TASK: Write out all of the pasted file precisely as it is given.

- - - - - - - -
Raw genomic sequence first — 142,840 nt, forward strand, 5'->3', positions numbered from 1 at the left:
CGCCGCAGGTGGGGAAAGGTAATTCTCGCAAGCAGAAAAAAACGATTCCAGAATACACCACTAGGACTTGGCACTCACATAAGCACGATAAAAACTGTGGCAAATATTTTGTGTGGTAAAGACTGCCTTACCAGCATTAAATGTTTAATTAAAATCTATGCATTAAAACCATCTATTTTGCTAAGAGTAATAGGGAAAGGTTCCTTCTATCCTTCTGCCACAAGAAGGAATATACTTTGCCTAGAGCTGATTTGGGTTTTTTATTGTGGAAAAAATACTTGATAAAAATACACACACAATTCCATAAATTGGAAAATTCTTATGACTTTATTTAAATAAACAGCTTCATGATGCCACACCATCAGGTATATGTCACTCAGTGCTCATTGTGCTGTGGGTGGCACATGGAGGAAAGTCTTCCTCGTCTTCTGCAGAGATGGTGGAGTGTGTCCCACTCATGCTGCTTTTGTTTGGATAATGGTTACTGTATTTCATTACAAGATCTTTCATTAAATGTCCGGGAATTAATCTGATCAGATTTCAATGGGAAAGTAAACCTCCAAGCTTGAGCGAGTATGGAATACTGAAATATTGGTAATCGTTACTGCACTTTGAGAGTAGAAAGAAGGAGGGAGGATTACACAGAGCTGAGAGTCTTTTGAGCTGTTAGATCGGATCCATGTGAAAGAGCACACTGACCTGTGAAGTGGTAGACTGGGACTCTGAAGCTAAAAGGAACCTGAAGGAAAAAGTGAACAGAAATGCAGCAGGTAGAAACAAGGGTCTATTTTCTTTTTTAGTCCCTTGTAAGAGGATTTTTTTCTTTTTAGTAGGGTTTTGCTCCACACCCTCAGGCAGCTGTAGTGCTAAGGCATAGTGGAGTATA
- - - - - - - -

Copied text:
Raw genomic sequence first — 142,840 nt, forward strand, 5'->3', positions numbered from 1 at the left:
CGCCGCAGGTGGGGAAAGGTAATTCTCGCAAGCAGAAAAAAACGATTCCAGAATACACCACTAGGACTTGGCACTCACATAAGCACGATAAAAACTGTGGCAAATATTTTGTGTGGTAAAGACTGCCTTACCAGCATTAAATGTTTAATTAAAATCTATGCATTAAAACCATCTATTTTGCTAAGAGTAATAGGGAAAGGTTCCTTCTATCCTTCTGCCACAAGAAGGAATATACTTTGCCTAGAGCTGATTTGGGTTTTTTATTGTGGAAAAAATACTTGATAAAAATACACACACAATTCCATAAATTGGAAAATTCTTATGACTTTATTTAAATAAACAGCTTCATGATGCCACACCATCAGGTATATGTCACTCAGTGCTCATTGTGCTGTGGGTGGCACATGGAGGAAAGTCTTCCTCGTCTTCTGCAGAGATGGTGGAGTGTGTCCCACTCATGCTGCTTTTGTTTGGATAATGGTTACTGTATTTCATTACAAGATCTTTCATTAAATGTCCGGGAATTAATCTGATCAGATTTCAATGGGAAAGTAAACCTCCAAGCTTGAGCGAGTATGGAATACTGAAATATTGGTAATCGTTACTGCACTTTGAGAGTAGAAAGAAGGAGGGAGGATTACACAGAGCTGAGAGTCTTTTGAGCTGTTAGATCGGATCCATGTGAAAGAGCACACTGACCTGTGAAGTGGTAGACTGGGACTCTGAAGCTAAAAGGAACCTGAAGGAAAAAGTGAACAGAAATGCAGCAGGTAGAAACAAGGGTCTATTTTCTTTTTTAGTCCCTTGTAAGAGGATTTTTTTCTTTTTAGTAGGGTTTTGCTCCACACCCTCAGGCAGCTGTAGTGCTAAGGCATAGTGGAGTATA